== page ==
The 1980s and after

After joining RCA in 1980, Stevens continued having hit singles, but with somewhat less success than in the previous decade. His debut single, the Top 10 "Shriner's Convention" and then the Top 20 love ballad "Night Games" performed relatively well on the charts. In 1981, only one single made the charts, the Top 40 hit "One More Last Chance." In 1982, after he had released a few more singles, notably the Top 40 "Written Down in My Heart", Stevens left RCA and returned to Mercury Records, the label that made him a star in the early 1960s. This resulted in only one album, the 1983 project Me, and only one chart hit, "My Dad", in early 1984.

Stevens then joined MCA in 1984 as a "country comedy" act and thereafter released only novelty song albums. Stevens's first two albums for MCA were both successful, both hitting sales of over half a million. His next series of albums were high sellers as well. The fan-voted Music City News awards named Stevens Comedian of the Year annually for nine consecutive years from 1986 to 1994. However, Stevens's singles were no longer making the Top 40 charts as they were considered comedy–novelty, and country radio resisted playing songs that were not serious. Even though it meant little airplay, the sales and overall popularity Stevens was enjoying during the 1980s and into the 1990s because of the switch to all-comedy was a runaway success. His newer and younger fans bought many of the greatest hits albums MCA and other record labels had released during the 1980s.

A few of Stevens's commercial singles charted on the Single Sales charts during this time, but only one single, "Mississippi Squirrel Revival", actually made it to the radio-dominated Top 40. "Mississippi Squirrel Revival" reached the Top 20, making that Stevens's final single to hit the Top-40 portion of the country chart. "Would Jesus Wear a Rolex" is the only single during his 1984–1989 stint on MCA that came close to reaching the Top 40, stalling at #41 in 1987. Second to that, the other single close to hitting the Top 40 on the country chart was the #45 hit "The Haircut Song".

Stevens left MCA in 1989 for Curb/Capitol in 1990. The two labels eventually split apart and Stevens continued with Curb Records afterwards. The relationship with Curb would remain solid until 1996 when he was dropped from the roster. Stevens found a new home, ironically, with his previous label, MCA. The reunion with MCA was short-lived and it consisted of two new albums, Hum It and Christmas Through a Different Window, the latter release being a collection of nutty and zany Christmas novelty songs. After the partnership with MCA evaporated he remained active on his own label, Clyde Records, until he found another home with Curb Records, returning to the label in 2001 and debuting early in 2002 with "Osama Yo' Mama", which made the country Top 50, reached the Top-5 on the country single sales chart, achieved Gold selling status, and the album of the same name reached the country Top-30. After the release of this album and a popular on-line music video, Stevens retreated out of the spotlight once again. An obscure release called "The New Battle of New Orleans" came along in 2005 as a satiric response to the vandals and looters in the aftermath of Hurricane Katrina.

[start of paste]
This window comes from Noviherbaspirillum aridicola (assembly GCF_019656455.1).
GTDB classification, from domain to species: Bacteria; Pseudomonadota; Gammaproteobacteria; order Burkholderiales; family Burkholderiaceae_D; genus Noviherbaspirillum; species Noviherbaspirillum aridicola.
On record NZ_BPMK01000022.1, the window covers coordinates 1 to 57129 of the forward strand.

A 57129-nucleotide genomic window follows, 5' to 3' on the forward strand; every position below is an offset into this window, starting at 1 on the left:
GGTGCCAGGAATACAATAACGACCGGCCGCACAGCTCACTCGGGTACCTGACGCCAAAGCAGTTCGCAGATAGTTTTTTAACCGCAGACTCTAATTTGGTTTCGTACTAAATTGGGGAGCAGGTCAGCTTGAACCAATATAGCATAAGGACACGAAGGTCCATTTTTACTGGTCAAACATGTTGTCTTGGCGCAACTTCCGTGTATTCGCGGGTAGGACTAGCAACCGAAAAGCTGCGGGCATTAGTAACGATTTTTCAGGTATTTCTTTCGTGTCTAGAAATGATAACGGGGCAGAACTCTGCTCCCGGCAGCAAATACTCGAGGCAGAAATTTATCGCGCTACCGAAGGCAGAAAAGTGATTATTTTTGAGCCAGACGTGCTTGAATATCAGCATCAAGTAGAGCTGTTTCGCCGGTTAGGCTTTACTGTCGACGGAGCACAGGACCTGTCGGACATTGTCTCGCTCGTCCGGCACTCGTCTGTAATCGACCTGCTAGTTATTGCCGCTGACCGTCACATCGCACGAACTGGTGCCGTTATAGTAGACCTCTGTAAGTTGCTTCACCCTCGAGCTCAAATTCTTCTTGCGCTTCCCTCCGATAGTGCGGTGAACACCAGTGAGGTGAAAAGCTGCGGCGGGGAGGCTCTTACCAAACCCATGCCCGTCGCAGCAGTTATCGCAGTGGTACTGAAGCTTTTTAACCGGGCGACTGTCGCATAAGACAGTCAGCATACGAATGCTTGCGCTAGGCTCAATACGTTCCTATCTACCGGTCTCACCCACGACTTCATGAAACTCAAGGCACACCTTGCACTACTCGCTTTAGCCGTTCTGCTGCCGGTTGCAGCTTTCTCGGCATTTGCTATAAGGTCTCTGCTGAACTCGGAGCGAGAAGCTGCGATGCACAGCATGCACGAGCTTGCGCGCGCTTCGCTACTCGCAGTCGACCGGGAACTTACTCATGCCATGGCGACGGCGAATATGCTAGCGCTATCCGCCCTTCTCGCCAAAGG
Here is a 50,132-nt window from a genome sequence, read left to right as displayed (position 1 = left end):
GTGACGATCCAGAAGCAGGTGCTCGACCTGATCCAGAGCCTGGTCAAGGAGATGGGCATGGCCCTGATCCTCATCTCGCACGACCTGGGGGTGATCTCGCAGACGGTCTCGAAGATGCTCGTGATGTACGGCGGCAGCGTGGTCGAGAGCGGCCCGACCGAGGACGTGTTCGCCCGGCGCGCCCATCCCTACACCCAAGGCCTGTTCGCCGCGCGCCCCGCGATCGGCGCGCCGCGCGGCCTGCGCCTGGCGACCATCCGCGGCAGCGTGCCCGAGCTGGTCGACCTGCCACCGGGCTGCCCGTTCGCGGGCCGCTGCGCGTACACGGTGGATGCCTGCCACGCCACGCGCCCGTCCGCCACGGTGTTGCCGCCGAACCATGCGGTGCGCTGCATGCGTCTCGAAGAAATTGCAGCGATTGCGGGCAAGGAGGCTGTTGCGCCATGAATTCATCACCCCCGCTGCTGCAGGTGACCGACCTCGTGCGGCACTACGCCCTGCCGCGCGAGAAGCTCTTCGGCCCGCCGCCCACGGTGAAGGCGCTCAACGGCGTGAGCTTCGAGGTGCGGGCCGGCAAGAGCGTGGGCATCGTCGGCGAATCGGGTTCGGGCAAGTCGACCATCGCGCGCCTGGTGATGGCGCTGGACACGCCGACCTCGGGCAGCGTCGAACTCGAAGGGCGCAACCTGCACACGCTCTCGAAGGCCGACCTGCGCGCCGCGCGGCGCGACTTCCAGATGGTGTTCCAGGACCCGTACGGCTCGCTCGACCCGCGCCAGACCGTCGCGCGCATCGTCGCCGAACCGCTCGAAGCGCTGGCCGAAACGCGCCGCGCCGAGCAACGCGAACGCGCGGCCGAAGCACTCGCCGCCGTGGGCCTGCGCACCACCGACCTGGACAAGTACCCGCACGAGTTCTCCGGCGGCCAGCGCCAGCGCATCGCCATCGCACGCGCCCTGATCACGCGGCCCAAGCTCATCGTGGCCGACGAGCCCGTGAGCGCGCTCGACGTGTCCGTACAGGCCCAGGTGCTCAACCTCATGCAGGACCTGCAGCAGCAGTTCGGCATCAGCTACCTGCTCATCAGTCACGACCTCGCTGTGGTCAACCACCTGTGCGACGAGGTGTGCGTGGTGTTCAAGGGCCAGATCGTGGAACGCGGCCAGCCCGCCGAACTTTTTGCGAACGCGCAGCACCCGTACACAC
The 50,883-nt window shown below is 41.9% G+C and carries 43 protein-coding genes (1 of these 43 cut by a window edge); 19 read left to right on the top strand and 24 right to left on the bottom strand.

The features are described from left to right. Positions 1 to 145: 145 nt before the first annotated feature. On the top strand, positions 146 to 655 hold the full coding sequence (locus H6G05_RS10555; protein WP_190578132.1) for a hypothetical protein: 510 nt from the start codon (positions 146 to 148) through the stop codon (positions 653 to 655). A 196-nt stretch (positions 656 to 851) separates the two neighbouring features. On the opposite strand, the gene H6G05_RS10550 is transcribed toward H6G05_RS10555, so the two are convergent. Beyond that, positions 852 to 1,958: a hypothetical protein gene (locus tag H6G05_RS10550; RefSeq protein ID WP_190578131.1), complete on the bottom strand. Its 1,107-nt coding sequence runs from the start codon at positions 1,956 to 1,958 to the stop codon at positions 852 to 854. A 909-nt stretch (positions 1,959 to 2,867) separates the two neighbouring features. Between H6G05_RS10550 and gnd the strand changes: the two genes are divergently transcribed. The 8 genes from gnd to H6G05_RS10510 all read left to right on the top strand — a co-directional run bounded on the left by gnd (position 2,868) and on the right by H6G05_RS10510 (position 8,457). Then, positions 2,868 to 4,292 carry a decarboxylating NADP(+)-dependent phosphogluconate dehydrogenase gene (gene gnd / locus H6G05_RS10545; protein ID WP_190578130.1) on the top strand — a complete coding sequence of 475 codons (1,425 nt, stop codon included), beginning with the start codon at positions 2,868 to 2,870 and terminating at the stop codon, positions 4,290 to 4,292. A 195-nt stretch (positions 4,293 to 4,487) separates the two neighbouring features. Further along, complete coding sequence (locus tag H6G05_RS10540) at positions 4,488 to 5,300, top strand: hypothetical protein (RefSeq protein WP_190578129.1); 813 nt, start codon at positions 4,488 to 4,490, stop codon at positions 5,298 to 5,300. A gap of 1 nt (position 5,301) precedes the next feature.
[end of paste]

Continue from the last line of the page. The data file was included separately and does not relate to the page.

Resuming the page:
Curb Records continued to release music video collections on Ray during this time period as well, notably in the form of DVD due to the reality of the VHS video tape becoming obsolete. The music videos were of the animated variety, featuring limited animation.

Ray returned to releasing music once again in 2007 with the serious salute to Louisiana in the form of the CD New Orleans Moon, on his own label. The CD was not promoted heavily and few, outside of his fan-base, are aware of its existence. The following year Stevens issued the album Hurricane, also on his own label. The CD was released twice, actually. It hit in February of 2008 as an exclusive offer at Stevens' on-line music store at his website but then it was released nationally in November of that year to a wider audience.

Concurrently in 2008, a jazzy tribute to the songs of Frank Sinatra that Stevens recorded was also being offered at the web-site store during the latter half of 2008. The album is titled Ray Stevens Sings Sinatra...Say What?? and it became nationally distributed in February 2009. If all of this activity wasn't enough, 2009 saw the release of One for the Road, a CD aimed primarily at truckers. It was sold exclusively at the Pilot truck stops for several weeks prior to its release nationally.